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canal may forever be open and free, and the capital invested therein secure. Nevertheless, the Governments of the United States and Great Britain, in according their protection to the construction of the said canal, and guaranteeing its neutrality and security when completed, always understand that this protection and guarantee are granted conditionally, and may be withdrawn by both Governments, or either Government, if both Governments or either Government should deem that the persons or company undertaking or managing the same adopt or establish such regulations concerning the traffic thereupon as are contrary to the spirit and intention of this convention, either by making unfair discriminations in favor of the commerce of one of the contracting parties over the commerce of the other, or by imposing oppressive exactions or unreasonable tolls upon passengers, vessels, goods, wares, merchandise, or other articles. Neither party, however, shall withdraw the aforesaid protection and guarantee without first giving six months' notice to the other.
The contracting parties in this convention engage to invite every State with which both or either have friendly intercourse to enter into stipulations with them similar to those which they have entered into with each other, to the end that all other States may share in the honor and advantage of having contributed to a work of such general interest and importance as the canal herein contemplated. And the contracting parties likewise agree that each shall enter into treaty stipulations with such of the Central American States as they may deem advisable for the purpose of more effectually carrying out the great design of this convention, namely, that of constructing and maintaining the said canal as a ship communication between the two oceans, for the benefit of mankind, on equal terms to all, and of protecting the same; and they also agree that the good offices of either shall be employed, when requested by the other, in aiding and assisting the negotiation of such treaty stipulations; and should any differences arise as to right or property over the territory through which the said canal shall pass, between the States or Governments of Central America, and such differences should in any way impede or obstruct the execution of the said canal, the Governments of the United States and Great Britain will use their good offices to settle such differences in the manner best suited to promote the interests of the said canal, and to strengthen the bonds of friendship and alliance which exist between the contracting parties.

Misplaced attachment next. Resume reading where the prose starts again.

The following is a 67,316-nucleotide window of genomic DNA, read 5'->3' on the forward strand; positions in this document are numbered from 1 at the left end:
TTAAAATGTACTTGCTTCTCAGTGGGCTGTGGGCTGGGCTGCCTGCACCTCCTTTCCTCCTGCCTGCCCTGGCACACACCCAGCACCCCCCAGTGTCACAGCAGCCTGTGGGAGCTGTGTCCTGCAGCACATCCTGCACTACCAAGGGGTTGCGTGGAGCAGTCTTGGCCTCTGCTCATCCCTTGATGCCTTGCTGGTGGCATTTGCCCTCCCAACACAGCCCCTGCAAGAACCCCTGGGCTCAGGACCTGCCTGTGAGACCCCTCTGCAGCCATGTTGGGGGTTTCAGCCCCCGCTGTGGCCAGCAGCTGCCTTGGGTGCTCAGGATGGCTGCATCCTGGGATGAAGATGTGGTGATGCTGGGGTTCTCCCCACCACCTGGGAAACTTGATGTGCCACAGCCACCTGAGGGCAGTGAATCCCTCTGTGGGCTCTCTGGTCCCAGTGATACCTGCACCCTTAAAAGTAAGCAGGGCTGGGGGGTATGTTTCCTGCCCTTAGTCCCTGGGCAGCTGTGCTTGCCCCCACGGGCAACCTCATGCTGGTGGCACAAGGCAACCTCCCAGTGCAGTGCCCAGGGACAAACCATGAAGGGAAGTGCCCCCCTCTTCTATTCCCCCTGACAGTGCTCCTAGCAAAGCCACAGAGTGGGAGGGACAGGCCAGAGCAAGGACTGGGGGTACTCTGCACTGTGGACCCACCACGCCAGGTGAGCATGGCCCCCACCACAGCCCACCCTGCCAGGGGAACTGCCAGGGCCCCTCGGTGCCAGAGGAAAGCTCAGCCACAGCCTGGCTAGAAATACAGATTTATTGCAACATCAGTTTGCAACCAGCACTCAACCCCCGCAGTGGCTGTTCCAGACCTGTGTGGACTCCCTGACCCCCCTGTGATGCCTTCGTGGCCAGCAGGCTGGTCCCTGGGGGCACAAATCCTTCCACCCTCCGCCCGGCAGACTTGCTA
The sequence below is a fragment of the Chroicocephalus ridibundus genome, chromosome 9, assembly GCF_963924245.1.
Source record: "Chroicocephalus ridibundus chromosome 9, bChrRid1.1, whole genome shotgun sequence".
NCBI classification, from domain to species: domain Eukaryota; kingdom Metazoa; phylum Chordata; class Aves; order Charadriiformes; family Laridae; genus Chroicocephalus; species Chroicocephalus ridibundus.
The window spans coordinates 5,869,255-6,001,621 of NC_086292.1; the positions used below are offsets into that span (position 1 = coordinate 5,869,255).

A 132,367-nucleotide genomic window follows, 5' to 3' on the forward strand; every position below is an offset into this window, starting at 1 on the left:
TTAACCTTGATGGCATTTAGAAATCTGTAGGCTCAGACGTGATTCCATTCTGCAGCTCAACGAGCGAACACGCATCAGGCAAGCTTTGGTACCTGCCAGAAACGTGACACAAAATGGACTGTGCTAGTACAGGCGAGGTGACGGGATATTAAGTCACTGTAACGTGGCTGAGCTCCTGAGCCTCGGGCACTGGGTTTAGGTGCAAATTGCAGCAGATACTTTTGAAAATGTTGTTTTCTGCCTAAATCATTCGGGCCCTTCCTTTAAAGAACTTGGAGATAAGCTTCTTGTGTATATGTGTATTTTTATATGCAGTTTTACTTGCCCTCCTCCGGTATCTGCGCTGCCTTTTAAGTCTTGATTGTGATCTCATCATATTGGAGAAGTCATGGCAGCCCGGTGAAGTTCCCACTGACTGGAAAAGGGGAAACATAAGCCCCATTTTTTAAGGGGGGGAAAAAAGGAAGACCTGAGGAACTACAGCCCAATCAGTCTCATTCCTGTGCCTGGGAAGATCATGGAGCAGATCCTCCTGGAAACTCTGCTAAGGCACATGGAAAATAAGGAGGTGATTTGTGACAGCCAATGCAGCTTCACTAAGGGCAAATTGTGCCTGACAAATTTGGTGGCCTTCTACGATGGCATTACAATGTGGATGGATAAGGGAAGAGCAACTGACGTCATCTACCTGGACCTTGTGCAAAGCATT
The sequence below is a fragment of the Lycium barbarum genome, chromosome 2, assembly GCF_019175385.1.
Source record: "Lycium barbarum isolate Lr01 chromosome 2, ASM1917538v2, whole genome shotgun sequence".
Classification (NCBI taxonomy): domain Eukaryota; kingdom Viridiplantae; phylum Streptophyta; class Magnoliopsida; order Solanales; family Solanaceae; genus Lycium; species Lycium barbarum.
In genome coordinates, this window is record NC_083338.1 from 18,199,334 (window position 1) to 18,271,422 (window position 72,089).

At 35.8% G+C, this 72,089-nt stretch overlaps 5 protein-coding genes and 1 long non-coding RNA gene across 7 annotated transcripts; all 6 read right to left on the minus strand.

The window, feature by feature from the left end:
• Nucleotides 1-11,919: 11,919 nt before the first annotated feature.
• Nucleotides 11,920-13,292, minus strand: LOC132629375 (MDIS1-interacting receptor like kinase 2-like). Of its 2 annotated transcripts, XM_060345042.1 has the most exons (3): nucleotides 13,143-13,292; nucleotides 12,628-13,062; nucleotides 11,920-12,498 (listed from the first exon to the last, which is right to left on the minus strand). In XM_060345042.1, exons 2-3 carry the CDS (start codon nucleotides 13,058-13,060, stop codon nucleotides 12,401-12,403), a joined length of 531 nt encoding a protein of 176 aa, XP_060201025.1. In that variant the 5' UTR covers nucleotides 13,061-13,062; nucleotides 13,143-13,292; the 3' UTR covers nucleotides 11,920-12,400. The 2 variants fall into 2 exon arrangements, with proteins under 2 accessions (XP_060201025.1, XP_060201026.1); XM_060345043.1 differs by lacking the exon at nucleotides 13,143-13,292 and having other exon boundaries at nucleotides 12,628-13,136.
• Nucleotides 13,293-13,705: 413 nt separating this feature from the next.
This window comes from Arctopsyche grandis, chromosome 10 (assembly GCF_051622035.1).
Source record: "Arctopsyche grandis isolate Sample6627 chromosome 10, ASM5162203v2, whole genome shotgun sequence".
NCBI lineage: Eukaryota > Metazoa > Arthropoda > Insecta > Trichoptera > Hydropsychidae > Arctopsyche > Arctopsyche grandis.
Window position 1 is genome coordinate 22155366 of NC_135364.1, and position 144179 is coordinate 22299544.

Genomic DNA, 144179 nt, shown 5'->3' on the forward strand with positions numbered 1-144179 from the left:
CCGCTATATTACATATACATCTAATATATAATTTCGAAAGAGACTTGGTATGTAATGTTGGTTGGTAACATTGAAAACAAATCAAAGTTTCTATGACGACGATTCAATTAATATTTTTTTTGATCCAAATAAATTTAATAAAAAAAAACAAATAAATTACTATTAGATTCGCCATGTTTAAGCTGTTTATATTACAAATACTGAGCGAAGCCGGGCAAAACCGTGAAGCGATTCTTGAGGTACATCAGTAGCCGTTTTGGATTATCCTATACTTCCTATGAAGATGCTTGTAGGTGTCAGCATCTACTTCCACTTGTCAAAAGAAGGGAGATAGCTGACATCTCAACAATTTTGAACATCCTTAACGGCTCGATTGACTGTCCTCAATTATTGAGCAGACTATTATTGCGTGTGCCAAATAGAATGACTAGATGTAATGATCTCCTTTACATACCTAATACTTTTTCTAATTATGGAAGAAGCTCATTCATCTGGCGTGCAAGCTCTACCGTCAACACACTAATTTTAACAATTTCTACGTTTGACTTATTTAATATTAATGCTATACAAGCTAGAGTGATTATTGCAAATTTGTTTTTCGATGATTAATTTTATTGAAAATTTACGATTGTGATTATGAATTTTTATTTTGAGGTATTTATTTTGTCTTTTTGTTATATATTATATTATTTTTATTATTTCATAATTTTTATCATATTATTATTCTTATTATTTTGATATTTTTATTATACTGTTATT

It being desirable that no time should be unnecessarily lost in commencing and constructing the said canal, the Governments of the United States and Great Britain determine to give their support and encouragement to such persons or company as may first offer to commence the same, with the necessary capital, the consent of the local authorities, and on such principles as accord with the spirit and intention of this convention; and if any persons or company should already have, with any State through which the proposed ship-canal may pass, a contract for the construction of such a canal as that specified in this convention, to the stipulations of which contract neither of the contracting parties in this convention have any just cause to object, and the said persons or company shall, moreover, have made preparations and expended time, money, and trouble on the faith of such contract, it is hereby agreed that such persons or company shall have a priority of claim over every other person, persons, or company to the protection of the Governments of the United States and Great Britain, and be allowed a year from the date of the exchange of the ratifications of this convention for concluding their arrangements and presenting evidence of sufficient capital subscribed to accomplish the contemplated undertaking; it being understood that if, at the expiration of the aforesaid period, such persons or company be not able to commence and carry out the proposed enterprize, then the Governments of the United States and Great Britain shall be free to afford their protection to any other persons or company that shall be prepared to commence and proceed with the construction of the canal in question.